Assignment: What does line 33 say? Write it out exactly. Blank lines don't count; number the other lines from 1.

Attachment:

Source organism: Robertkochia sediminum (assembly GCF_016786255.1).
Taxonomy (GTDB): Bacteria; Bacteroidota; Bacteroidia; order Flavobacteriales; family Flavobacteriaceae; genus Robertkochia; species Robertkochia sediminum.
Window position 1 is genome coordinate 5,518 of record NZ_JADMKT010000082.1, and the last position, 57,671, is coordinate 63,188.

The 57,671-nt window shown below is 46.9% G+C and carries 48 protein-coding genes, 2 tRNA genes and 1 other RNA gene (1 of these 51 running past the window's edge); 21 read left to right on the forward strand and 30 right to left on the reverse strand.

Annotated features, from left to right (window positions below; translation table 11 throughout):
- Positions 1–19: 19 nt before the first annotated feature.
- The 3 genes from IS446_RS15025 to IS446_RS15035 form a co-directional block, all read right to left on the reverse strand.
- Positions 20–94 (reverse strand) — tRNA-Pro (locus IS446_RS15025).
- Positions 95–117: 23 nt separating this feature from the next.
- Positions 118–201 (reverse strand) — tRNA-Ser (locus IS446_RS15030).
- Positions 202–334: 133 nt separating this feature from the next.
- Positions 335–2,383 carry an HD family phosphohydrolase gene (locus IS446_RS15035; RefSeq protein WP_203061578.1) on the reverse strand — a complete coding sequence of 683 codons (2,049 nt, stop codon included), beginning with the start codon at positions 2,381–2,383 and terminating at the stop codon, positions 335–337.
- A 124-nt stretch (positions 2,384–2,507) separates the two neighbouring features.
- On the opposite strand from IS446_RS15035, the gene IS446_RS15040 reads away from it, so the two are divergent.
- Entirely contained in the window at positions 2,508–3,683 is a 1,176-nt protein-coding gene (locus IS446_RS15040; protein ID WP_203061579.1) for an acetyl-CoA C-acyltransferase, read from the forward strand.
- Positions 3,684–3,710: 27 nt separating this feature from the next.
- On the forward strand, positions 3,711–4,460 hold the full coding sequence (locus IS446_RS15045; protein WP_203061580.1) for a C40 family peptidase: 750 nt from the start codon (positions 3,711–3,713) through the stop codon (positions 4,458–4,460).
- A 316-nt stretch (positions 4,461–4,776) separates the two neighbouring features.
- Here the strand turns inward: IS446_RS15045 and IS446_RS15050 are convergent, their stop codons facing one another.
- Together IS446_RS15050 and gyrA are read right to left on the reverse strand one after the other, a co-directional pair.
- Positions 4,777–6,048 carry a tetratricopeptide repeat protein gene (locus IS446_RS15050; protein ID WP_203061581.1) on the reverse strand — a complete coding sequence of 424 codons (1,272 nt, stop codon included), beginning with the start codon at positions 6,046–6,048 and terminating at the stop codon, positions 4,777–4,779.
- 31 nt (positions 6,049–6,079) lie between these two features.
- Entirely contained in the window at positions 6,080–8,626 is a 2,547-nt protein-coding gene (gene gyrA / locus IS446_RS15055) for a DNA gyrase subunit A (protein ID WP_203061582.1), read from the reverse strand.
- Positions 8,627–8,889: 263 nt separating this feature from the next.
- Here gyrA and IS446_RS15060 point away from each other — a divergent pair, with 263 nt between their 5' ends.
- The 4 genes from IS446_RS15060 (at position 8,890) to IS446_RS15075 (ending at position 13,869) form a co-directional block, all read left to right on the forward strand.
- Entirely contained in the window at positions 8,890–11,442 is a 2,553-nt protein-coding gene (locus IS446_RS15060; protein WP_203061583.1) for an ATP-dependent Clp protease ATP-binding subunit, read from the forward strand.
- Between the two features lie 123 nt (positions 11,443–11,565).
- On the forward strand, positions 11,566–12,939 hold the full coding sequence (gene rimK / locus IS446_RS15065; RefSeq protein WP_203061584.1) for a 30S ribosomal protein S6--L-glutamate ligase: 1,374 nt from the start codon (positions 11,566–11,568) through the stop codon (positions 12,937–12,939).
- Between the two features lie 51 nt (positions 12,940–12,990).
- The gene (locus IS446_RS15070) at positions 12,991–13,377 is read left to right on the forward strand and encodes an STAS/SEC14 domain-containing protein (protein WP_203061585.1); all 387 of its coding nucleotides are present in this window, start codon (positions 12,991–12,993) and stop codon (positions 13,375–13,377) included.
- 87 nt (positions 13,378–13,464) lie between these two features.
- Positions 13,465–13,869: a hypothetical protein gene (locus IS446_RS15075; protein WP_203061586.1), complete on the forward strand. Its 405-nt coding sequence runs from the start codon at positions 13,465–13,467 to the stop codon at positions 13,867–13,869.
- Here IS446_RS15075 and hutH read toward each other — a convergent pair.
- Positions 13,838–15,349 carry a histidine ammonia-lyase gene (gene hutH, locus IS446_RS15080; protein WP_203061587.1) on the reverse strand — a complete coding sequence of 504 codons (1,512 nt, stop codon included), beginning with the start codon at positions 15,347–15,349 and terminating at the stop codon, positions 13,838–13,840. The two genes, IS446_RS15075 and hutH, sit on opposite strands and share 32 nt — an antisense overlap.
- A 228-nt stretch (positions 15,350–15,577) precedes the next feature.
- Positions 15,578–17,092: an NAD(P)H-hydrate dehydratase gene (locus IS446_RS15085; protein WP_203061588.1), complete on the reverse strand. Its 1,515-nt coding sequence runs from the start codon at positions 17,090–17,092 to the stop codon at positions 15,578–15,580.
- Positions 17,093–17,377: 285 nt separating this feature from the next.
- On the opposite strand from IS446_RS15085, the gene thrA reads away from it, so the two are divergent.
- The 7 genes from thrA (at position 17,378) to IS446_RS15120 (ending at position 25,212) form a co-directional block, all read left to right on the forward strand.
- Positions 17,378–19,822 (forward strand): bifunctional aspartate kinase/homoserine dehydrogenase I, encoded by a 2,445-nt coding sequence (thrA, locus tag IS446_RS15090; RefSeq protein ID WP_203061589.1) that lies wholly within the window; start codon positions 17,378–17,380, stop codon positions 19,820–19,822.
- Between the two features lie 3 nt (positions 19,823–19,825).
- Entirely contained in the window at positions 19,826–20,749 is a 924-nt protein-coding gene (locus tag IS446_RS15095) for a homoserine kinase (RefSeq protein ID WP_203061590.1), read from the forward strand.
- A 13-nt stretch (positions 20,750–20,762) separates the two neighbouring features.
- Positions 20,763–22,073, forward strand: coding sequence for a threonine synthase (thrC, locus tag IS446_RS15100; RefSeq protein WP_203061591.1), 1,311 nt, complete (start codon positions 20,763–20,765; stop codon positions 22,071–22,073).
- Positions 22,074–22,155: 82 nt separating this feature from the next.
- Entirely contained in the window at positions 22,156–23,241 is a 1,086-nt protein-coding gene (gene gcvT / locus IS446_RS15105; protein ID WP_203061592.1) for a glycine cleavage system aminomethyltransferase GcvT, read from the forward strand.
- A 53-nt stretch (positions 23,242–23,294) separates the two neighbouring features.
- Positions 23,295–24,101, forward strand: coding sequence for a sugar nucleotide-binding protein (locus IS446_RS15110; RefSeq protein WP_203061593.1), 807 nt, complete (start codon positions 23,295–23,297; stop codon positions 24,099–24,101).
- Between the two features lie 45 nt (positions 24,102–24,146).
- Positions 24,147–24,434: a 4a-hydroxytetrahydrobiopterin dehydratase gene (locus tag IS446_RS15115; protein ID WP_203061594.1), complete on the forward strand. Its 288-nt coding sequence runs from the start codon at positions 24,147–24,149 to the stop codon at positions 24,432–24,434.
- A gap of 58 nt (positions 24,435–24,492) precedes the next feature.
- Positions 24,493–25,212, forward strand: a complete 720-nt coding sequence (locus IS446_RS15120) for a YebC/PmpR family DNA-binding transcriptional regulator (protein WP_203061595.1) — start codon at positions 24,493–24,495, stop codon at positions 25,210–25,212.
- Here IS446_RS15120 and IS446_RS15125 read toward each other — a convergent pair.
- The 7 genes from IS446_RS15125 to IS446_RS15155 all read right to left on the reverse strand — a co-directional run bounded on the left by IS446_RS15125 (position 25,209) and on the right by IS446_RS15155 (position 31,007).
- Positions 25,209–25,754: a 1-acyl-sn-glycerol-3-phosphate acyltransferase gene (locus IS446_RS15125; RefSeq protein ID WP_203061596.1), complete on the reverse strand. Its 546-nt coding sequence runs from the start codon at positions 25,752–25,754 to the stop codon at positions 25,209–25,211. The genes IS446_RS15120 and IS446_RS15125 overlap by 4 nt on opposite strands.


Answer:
- Positions 13,465–13,869: a hypothetical protein gene (locus IS446_RS15075; protein WP_203061586.1), complete on the forward strand. Its 405-nt coding sequence runs from the start codon at positions 13,465–13,467 to the stop codon at positions 13,867–13,869.